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HomeNewsArchivesProtest Demanding Judge Kendall's Resignation Set for Monday

Protest Demanding Judge Kendall's Resignation Set for Monday

April 20, 2007 — Saying they have "had enough," community activists will stage a demonstration from noon to 1 p.m. Monday calling for the resignation of V.I. Superior Court Judge Leon Kendall.
"We want to take a stand and make it known that this type of behavior is totally unacceptable," said Maria Ferreras, a concerned citizen taking the lead on organizing the demonstration.
"We don't want violent perpetrators murdering our children," she said. "People are very aware right now. This judge's decisions are appalling. They have ripped the heart right out of the community."
Kendall released Daniel Castillo in March on his own recognizance, pending trial on domestic-violence charges. Castillo, who has a long criminal record of violence, stands accused of killing 12-year-old La'Quina Hennis while he was free awaiting trial.
Though police records show that he confessed to the murder, he pleaded not guilty Thursday in V.I. Superior Court to charges of first- and second-degree murder and aggravated child abuse. He is being held on $1 million bail set by V.I. Superior Court Judge Brenda Hollar, who will preside at his trial. While he was in court Thursday, the community said goodbye to the 12-year-old child. (See "Hundreds Turn Out to Celebrate the Life of La'Quina Hennis.")
Community members also challenge other decisions by Kendall. Since taking the bench in October 2003 without the endorsement of the V.I. Bar Association, he has made a number of decisions releasing convicted criminals to the streets. Kendall has maintained he is following the law. He has faced the ire of victims' advocate groups, who consider his decisions dangerous to the community.
In January, Kendall released Ashley Williams, a convicted rapist, to "get his affairs in order." Williams did not do that; he barricaded himself in his Contant home and threatened to blow up a large propane tank if police entered. His actions forced officers to storm the home and subdue Williams with a stun gun.
At Williams' sentencing, Kendall said he thought the minimum sentence he was forced to impose was too long. The judge also said members of the media and victims' rights advocates were more dangerous than the man who forcibly sodomized a homeless man with a wooden chair leg. (See "Judge Kendall Gives Rapist Minimum Sentence, Says Victim Was Lying.")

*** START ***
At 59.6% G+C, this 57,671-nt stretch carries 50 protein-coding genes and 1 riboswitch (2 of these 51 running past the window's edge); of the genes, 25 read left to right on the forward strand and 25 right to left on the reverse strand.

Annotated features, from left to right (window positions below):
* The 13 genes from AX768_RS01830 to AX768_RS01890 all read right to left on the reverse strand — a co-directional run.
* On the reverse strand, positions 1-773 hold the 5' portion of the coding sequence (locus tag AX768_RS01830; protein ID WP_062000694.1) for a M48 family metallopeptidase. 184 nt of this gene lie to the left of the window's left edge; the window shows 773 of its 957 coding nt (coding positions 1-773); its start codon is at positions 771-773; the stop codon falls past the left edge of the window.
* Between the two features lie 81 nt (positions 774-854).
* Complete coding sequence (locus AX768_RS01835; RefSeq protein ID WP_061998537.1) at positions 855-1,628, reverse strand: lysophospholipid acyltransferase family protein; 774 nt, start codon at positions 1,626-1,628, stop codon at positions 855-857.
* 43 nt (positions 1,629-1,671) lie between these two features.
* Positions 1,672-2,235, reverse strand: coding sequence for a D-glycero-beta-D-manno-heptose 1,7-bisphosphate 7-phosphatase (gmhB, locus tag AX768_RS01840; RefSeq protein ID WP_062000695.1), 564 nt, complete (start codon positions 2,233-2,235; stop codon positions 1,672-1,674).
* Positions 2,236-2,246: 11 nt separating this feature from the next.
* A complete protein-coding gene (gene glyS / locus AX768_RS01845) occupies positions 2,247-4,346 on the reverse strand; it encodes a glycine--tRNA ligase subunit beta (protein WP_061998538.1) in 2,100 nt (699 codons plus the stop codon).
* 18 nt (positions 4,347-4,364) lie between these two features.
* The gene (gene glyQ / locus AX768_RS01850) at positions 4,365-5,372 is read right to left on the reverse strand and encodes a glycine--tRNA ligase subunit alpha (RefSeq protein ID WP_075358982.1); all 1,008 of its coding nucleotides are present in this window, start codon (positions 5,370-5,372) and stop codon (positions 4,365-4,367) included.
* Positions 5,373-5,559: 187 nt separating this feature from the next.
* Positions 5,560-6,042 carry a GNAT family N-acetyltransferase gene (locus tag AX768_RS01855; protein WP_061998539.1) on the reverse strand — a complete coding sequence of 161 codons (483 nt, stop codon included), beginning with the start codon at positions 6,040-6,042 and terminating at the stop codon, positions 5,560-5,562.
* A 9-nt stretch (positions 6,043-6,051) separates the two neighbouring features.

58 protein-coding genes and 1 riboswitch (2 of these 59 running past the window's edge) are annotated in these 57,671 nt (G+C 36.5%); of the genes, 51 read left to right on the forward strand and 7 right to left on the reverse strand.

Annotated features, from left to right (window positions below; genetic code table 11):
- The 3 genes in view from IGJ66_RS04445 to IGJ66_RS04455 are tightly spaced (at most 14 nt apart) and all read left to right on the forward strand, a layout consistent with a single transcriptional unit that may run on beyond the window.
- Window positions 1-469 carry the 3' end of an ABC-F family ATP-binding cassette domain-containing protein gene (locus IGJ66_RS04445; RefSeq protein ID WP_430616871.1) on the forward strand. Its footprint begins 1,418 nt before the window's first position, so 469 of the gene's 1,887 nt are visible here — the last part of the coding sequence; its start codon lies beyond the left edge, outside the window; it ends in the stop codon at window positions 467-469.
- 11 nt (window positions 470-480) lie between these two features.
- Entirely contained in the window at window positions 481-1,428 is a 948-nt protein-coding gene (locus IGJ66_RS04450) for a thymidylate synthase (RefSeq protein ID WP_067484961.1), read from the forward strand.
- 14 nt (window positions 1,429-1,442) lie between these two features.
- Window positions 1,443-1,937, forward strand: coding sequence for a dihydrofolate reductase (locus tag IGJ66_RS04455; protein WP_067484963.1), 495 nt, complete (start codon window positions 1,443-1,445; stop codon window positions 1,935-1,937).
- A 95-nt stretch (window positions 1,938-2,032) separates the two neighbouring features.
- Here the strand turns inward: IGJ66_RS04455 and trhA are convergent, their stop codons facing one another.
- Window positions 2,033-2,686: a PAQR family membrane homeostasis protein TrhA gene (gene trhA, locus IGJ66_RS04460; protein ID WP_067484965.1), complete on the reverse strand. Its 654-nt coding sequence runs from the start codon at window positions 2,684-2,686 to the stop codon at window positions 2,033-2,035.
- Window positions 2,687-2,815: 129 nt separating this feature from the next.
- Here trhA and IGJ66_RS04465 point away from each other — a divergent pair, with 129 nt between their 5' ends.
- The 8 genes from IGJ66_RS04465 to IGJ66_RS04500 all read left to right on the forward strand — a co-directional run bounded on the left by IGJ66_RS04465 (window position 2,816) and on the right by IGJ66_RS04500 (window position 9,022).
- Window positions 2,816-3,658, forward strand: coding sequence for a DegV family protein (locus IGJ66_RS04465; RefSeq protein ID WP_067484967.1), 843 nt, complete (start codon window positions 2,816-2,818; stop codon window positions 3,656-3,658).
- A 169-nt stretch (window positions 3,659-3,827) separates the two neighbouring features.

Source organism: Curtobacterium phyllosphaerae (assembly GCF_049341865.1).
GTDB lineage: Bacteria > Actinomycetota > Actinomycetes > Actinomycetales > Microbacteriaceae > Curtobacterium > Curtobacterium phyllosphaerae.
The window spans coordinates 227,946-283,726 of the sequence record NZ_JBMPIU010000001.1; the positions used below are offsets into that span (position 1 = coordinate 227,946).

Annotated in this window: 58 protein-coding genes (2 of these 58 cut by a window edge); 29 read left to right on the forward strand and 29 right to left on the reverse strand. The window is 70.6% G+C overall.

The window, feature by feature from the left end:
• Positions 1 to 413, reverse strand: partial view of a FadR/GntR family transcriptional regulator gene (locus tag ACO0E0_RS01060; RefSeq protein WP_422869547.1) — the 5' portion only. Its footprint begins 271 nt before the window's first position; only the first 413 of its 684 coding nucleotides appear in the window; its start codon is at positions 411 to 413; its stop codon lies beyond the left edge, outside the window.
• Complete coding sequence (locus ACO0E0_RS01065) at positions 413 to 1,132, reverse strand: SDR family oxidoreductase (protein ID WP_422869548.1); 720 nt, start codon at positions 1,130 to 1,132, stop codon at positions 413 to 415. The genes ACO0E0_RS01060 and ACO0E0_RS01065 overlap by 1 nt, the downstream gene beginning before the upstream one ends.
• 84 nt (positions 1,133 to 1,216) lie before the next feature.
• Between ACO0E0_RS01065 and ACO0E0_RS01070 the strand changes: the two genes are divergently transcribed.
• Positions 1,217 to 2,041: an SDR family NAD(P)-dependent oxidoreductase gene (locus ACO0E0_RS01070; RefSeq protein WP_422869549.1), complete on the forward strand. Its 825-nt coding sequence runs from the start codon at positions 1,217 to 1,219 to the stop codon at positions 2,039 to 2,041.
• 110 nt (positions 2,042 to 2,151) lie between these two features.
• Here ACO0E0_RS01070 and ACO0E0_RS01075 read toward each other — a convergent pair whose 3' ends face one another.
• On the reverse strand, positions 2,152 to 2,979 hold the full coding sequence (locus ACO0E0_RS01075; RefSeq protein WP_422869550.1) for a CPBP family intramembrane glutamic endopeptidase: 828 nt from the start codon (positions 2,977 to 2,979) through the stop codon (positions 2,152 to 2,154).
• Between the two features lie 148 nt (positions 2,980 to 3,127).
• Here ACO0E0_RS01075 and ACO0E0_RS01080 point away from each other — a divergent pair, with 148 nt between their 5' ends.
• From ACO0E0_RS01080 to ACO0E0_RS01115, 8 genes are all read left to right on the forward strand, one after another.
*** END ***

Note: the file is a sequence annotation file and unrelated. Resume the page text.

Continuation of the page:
"People keep asking me what we can do," Ferreras said Friday. "People's hearts are broken."
Ferreras said she has spoken to the Family Resource Center and other advocacy groups. "They will join us Monday," she said. "Mary Mingus of the Women's Coalition on St. Croix is in full support, but she cannot be here Monday, because they have another event planned."
The demonstration will be quiet and peaceful, Ferreras stressed. "It will be a silent protest, with participants expressing their feelings on signs," she said. "We realize that this is Carnival Week, but people are very aware right now."
The group will meet in Emancipation Garden at noon, Ferreras said. "We will walk over to the Farrelly Justice Complex (which houses the V.I. Superior Court) and stand there in solidarity on this issue," she said. "It will be a respectful demonstration. We won't enter the courthouse. We won't disturb anybody. With the outrage in the community now, something must be done."
The territory has made provisions for a Commission on Judicial Disabilities to hear complaints about judges but it currently has no members, a local attorney said this week. Some activists have suggested trying to get Kendall reappointed to traffic court. He is under the judicial rather than executive branch of government, which would have to act on any decisions affecting a judge, the attorney noted.
"You can follow the letter of the law, but that's not the essence of the law," said concerned mother Lucina Bartlett, who will attend the demonstration. "No one has challenged him. Enough is enough, when you are constantly letting people go. I personally feel that his arrogance is unacceptable. If you keep making the same mistakes, you need to stop."
Sherma Henry, acting director of the Family Resource Center, said, "We are going to close the office between noon and 1 p.m. We are willing to close the office for an hour to participate."
Public pressure may encourage the governor to get involved, Henry said.
"We are very aware of (Kendall's) decisions," she said. "We stand on the grounds that something should be done. We are hoping that with the calls from the community, the governor will look into the situation, and see what can be done. It has to be everybody coming together, not sitting on the back burner."
Ferreras encouraged everybody to come Monday, protest sign or not. "If they don't have a sign, they can just come and stand with us," she said.
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